GigaPan has a tagging feature, that allows you to tag details in the image that might be hidden when viewing the full image, and only become apparent when you zoom into the right location. This might be people going about their business somewhere on a busy city shot, or flora and fauna in a wild landscape. I started thinking about how this might be used in an educational context. It could be used to scan for details in a subject related shot, or perhaps as an induction activity. It could be used to find certain items in a picture,  that has been taken by the person setting the task, like a digital scavenger hunt. The aim in this would be to tag specific items, and each of these could be connected to a goal. Perhaps the person who finds the most items gets a Mozilla Open Badge or an invite to an exclusive event. It might be you are only allowed to tag one item, and once you have you are required to produce a report or presentation about it’s relevance to your subject.

    There are many possibilities and I think GigaPan presents an opportunity to get creative in how you might set tasks for students, and have some fun.

    You can explore the site yourself and generate your own ideas by visiting http://www.gigapan.com/

    The power of the crowd

    By Domi C Sinclair, on 12 February 2015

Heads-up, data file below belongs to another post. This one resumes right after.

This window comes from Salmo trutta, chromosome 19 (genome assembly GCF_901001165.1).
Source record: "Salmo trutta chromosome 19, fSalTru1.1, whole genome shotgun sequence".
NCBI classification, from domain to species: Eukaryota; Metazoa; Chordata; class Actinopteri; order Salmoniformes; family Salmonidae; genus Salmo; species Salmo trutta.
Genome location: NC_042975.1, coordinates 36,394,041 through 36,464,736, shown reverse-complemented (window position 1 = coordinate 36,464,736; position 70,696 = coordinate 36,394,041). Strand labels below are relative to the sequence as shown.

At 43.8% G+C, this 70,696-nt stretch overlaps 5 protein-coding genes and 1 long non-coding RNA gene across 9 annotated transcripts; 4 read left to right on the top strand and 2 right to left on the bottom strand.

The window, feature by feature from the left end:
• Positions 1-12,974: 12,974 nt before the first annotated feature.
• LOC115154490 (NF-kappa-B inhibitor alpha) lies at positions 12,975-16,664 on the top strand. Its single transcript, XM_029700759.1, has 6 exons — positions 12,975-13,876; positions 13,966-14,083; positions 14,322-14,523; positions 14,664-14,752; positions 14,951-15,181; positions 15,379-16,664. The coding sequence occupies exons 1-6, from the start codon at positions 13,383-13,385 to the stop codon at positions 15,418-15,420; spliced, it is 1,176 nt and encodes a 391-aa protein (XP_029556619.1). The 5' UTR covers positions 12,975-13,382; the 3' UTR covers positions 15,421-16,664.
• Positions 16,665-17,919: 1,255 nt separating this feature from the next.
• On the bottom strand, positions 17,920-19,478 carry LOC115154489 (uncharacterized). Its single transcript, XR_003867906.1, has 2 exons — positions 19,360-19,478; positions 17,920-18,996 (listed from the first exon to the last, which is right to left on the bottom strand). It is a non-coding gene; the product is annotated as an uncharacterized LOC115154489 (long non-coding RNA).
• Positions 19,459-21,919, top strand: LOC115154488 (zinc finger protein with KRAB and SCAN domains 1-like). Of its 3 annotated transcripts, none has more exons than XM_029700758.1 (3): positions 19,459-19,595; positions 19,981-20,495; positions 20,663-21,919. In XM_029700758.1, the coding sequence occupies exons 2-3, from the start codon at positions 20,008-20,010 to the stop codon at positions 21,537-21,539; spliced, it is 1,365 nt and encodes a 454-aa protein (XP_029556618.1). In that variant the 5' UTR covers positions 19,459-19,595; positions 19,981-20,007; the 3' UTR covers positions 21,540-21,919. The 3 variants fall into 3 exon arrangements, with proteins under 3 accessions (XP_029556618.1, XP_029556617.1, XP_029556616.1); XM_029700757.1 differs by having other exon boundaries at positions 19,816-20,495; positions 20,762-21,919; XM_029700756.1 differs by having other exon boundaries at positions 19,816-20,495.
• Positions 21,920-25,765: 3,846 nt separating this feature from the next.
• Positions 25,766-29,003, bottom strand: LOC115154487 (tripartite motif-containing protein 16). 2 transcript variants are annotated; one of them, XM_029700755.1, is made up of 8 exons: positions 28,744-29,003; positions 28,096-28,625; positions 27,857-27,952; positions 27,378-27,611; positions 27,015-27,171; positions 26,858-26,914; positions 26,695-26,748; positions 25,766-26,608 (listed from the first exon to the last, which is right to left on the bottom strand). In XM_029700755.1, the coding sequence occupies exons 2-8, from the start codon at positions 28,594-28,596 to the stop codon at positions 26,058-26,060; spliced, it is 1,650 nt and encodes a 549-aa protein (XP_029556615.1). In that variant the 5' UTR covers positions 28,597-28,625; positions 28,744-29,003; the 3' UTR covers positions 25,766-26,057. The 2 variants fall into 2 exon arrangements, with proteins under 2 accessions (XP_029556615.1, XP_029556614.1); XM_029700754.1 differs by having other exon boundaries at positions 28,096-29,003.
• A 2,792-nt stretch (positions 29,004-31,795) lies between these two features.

A strong operating principal for the internet is faith in people power. This is not just for organising activism or anything world changing, but for doing everything from crowd-funding projects (Kickstarter, Indiegogo) to crowd-sourcing the webs best posts and news (Reddit). Now there is a new use for crowd power, Forekast, the crowd-sourced calendar.

    This online calendar works on the basis of users submitting dates to the calendar and then voting for ones they think are interesting. This way you can see what big events are happening both on and offline. Forekast is broken into a number of subcategories, including technology, education and science. The technology category includes funding deadlines for Kickstarter projects, conferences and the known dates for important technology related policy decisions.  The science section includes a lot of the same things as the technology section, but with the addition of things such as dates for live-streamed talks from NASA and natural events (such as meteor shows and eclipses).

    When you find an event you are interested in you can choose to up-vote it and receive an emailed reminder before it happens. You can also elect to get reminders on certain social media platforms (Facebook, Twitter, Tumblr or Google+). There is the option to localise your events to many global locations, including the United Kingdom, although this doesn’t make much of a difference as most of the events are listed as global, normally because they are taking place online or on a certain day and are not geographically sensitive.

    Regardless of whether you find this specific tool useful or not, the online world certainly seems to be embracing the old adage, ‘two heads are better than one’. With the massive reach of the internet it seems that a few million heads are better than one at finding out what is hot and what is not.

    List of websites mentioned in this post:

    Forekast: https://forekast.com

    Kickstarter: https://kickstarter.com/

    Indiegogo: https://indiegogo.com

    Reddit: http://reddit.com/

    Facebook: https://facebook.com/

    Twitter: https://twitter.com/

    Tumblr: https://tumblr.com/

    Google+: https://plus.google.com